Over the last few days, disagreement over a Dungeon Master’s position has sprawled across several of my social media feeds, sparked by the assertion that the DM is another player rather than an different type of participant. One key point of contention was whether or not new rules systems had changed the role from player to not-player; I don’t think they have but I can see how it might seem that way.
I started roleplaying in the early dungeon crawl era, after games had become something other than purely tiny unit wargames but before games stopped being mostly focused on overcoming monsters and mechanisms. The roleplaying group dynamic was one person would be DM and create a dungeon using their roleplaying system of choice, the others would create characters and explore that dungeon, after one or more sessions the characters would withdraw with loot and improved abilities, and then someone else would create a dungeon, either using the same system or a different one. When the group played a system they’d played before, the people who weren’t running the dungeon might—probably would—bring back a character from a previous game; two characters who had met in a previous game might say they’d been adventuring together between dungeons or might pick up friendships/disputes, but the dynamic was still one of us has created a dungeon and each of the others has a character that is with the other characters to explore it.
Various systems released rules for what happened between dungeons: at first travel and village mechanics that were mostly just a tweak to the encounters and rest mechanics for dungeons; then separate social and economic systems that somewhat modeled things that weren’t killing monsters and solving byzantine puzzles. In parallel with these, the designers started to release pre-generated campaigns where there was an overarching story for why the characters went to various dungeons: instead of kill evil to earn gold and power, kill evil to recover the parts of a talisman needed to stop a greater evil conquering a kingdom (and thus earn gold and power). instead of controlling a character for a few sessions then being DM for a few sessions, then going back to being a character, one of us would running many sessions while the others played the same characters as part of a group that was more than allies of convenience vs the immediate dungeon. Then we might do a couple of sessions of plain dungeon exploring or someone else might run a long campaign in a different system.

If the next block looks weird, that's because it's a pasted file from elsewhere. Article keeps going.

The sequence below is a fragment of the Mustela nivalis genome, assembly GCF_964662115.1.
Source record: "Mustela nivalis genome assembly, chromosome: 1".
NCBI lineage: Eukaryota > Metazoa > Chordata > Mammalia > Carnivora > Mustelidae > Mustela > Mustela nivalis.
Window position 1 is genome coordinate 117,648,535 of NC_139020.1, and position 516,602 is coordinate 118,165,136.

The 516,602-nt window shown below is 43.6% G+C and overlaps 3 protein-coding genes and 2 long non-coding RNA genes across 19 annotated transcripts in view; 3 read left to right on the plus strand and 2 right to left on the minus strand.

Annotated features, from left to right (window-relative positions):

Over time, the socioeconomic mechanisms caught up on the head start that combat and traps had from roleplaying’s start as a sort of wargame, ushering in games that didn’t just allow for worlds that had strong emotional connections, politics, and such but put them at the centre. I went from just playing various action-hero tropes heading out to swords-and-sorcery or gunslinger their way through one or more “dungeons” to also playing vampires struggling (or not) with having to prey on humans and with the machinations of other vampires. While I don’t recall any of the various games explicitly saying a group couldn’t pass the DM’s role around as often as they liked, the trend from a exploring a dungeon for a few sessions to striving to gain personal goals in a city of opposing vampire factions for many months vastly changed the volume of in-world secrets the DM needed to keep and for how long.
This in itself didn’t make the DM separate from the group, but horror and political games changed more than how long one person was DM: in any story, tension comes from not knowing what has happened or is going to happen; unlike in an action story where the character knows the monster is still going because they missed, in a horror story the character isn’t sure whether they missed or whether the monster isn’t harmed by ordinary bullets. Replicating that effect in a game requires either that the players are very good at keeping their knowledge separate from their characters or that the DM can overrule “success” without having to say why; even if the DM is relying on dice to determine the results, the way the others experience it has shifted from “you rolled 14 which is enough to hit but he rolled 15 for his dodge, so you miss” to “you rolled 14 to hit which you’d expect to hit but it didn’t and you aren’t sure why”.
Thus, the DM roles have gone from being just the person who tells you there are four goblins in the room and rolls the dice for those goblins for the next couple of session to include being the person who has—must have—the final say in what works or doesn’t. Having the DM be an inherently different role from being a player isn’t an objective rule but it’s easy to see how after months of having the same one person be ultimate arbiter of how the rules work someone could start to see the DM as “refereeing” rather than “playing”—especially if it’s a persons first experience of roleplaying so they don’t know there’s a range of possible roles the DM can fill rather than just “final arbiter of the rules”.
Of course the things a DM does are different from those of someone playing a character so their role is different; but the things a healer does are different from those a front-line fighter does and we don’t argue about whether people who choose cleric or people who choose barbarian are players.